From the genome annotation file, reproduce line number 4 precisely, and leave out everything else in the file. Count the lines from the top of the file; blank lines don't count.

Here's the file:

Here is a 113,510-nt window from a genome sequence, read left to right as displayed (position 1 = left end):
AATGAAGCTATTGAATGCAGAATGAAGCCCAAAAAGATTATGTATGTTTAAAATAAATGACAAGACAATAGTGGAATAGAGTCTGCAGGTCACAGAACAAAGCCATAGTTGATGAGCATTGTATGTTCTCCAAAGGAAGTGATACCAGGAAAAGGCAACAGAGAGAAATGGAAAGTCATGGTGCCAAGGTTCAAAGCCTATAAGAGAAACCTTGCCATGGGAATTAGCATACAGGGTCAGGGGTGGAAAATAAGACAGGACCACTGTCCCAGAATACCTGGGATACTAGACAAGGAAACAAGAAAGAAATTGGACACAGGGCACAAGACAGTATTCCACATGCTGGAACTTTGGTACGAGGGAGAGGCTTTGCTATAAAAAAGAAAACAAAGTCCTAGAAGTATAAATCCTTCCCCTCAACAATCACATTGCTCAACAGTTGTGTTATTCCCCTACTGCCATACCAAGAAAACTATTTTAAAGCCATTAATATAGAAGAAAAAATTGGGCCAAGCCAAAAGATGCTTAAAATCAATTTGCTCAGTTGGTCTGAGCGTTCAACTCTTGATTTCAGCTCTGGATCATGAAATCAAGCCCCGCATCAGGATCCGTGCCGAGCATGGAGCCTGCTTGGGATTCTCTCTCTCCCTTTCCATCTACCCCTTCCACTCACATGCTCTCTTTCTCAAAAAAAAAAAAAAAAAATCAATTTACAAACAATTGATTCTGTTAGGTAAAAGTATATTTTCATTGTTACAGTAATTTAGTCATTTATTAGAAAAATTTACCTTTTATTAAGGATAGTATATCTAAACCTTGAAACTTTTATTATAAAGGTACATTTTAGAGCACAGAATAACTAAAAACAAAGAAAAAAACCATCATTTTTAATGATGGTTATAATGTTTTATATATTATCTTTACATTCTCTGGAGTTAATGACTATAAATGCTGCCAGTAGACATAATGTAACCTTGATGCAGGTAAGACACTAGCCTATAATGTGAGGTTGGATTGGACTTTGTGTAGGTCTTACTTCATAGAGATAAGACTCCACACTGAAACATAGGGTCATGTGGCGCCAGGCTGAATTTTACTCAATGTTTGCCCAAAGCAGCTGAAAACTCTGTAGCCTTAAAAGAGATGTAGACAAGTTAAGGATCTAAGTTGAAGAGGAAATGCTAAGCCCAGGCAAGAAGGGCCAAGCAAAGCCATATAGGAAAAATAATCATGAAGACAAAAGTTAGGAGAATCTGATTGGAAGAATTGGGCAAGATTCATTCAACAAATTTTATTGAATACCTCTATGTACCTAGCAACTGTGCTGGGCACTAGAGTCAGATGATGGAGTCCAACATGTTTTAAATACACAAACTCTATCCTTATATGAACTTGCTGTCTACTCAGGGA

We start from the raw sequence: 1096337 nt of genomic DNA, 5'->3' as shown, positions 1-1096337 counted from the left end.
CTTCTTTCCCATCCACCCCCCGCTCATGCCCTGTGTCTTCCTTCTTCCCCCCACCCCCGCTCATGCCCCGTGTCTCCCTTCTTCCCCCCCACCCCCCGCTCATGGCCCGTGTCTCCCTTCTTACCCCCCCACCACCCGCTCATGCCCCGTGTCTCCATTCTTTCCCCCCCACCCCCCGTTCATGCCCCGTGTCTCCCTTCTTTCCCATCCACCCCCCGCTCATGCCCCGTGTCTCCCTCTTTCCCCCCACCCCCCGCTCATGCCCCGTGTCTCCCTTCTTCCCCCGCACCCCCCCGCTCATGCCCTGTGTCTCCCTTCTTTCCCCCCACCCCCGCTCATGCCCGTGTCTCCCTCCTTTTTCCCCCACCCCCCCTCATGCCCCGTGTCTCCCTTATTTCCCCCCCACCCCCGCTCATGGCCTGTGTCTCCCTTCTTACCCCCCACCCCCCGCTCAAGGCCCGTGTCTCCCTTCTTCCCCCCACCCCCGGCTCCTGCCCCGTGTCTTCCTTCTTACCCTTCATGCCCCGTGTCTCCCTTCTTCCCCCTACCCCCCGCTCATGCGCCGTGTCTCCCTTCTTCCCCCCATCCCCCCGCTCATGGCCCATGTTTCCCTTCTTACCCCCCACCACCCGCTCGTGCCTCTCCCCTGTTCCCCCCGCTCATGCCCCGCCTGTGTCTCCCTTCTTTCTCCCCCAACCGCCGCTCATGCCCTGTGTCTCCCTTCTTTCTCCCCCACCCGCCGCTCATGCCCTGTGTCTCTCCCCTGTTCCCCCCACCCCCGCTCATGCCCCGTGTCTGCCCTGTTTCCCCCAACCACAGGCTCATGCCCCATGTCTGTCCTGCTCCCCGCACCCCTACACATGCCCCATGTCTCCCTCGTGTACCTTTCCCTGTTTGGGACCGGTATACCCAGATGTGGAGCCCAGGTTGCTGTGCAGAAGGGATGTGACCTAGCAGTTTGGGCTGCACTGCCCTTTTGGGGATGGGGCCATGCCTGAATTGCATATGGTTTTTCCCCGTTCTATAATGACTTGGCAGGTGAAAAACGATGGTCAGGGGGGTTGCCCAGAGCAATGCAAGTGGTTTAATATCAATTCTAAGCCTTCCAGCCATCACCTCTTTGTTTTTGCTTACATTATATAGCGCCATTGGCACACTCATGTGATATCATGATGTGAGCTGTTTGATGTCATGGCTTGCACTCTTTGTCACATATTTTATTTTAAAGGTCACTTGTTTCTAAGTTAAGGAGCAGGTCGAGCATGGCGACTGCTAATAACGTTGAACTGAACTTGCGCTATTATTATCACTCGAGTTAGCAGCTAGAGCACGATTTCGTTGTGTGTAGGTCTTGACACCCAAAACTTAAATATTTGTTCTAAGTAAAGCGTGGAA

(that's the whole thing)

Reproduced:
CTTCTTTCCCATCCACCCCCCGCTCATGCCCTGTGTCTTCCTTCTTCCCCCCACCCCCGCTCATGCCCCGTGTCTCCCTTCTTCCCCCCCACCCCCCGCTCATGGCCCGTGTCTCCCTTCTTACCCCCCCACCACCCGCTCATGCCCCGTGTCTCCATTCTTTCCCCCCCACCCCCCGTTCATGCCCCGTGTCTCCCTTCTTTCCCATCCACCCCCCGCTCATGCCCCGTGTCTCCCTCTTTCCCCCCACCCCCCGCTCATGCCCCGTGTCTCCCTTCTTCCCCCGCACCCCCCCGCTCATGCCCTGTGTCTCCCTTCTTTCCCCCCACCCCCGCTCATGCCCGTGTCTCCCTCCTTTTTCCCCCACCCCCCCTCATGCCCCGTGTCTCCCTTATTTCCCCCCCACCCCCGCTCATGGCCTGTGTCTCCCTTCTTACCCCCCACCCCCCGCTCAAGGCCCGTGTCTCCCTTCTTCCCCCCACCCCCGGCTCCTGCCCCGTGTCTTCCTTCTTACCCTTCATGCCCCGTGTCTCCCTTCTTCCCCCTACCCCCCGCTCATGCGCCGTGTCTCCCTTCTTCCCCCCATCCCCCCGCTCATGGCCCATGTTTCCCTTCTTACCCCCCACCACCCGCTCGTGCCTCTCCCCTGTTCCCCCCGCTCATGCCCCGCCTGTGTCTCCCTTCTTTCTCCCCCAACCGCCGCTCATGCCCTGTGTCTCCCTTCTTTCTCCCCCACCCGCCGCTCATGCCCTGTGTCTCTCCCCTGTTCCCCCCACCCCCGCTCATGCCCCGTGTCTGCCCTGTTTCCCCCAACCACAGGCTCATGCCCCATGTCTGTCCTGCTCCCCGCACCCCTACACATGCCCCATGTCTCCCTCGTGTACCTTTCCCTGTTTGGGACCGGTATACCCAGATGTGGAGCCCAGGTTGCTGTGCAGAAGGGATGTGACCTAGCAGTTTGGGCTGCACTGCCCTTTTGGGGATGGGGCCATGCCTGAATTGCATATGGTTTTTCCCCGTTCTATAATGACTTGGCAGGTGAAAAACGATGGTCAGGGGGGTTGCCCAGAGCAATGCAAGTGGTTTAATATCAATTCTAAGCCTTCCAGCCATCACCTCTTTGTTTTTGCTTACATTATATAGCGCCATTGGCACACTCATGTGATATCATGATGTGAGCTGTTTGATGTCATGGCTTGCACTCTTTGTCACATATTTTATTTTAAAGGTCACTTGTTTCTAAGTTAAGGAGCAGGTCGAGCATGGCGACTGCTAATAACGTTGAACTGAACTTGCGCTATTATTATCACTCGAGTTAGCAGCTAGAGCACGATTTCGTTGTGTGTAGGTCTTGACACCCAAAACTTAAATATTTGTTCTAAGTAAAGCGTGGAA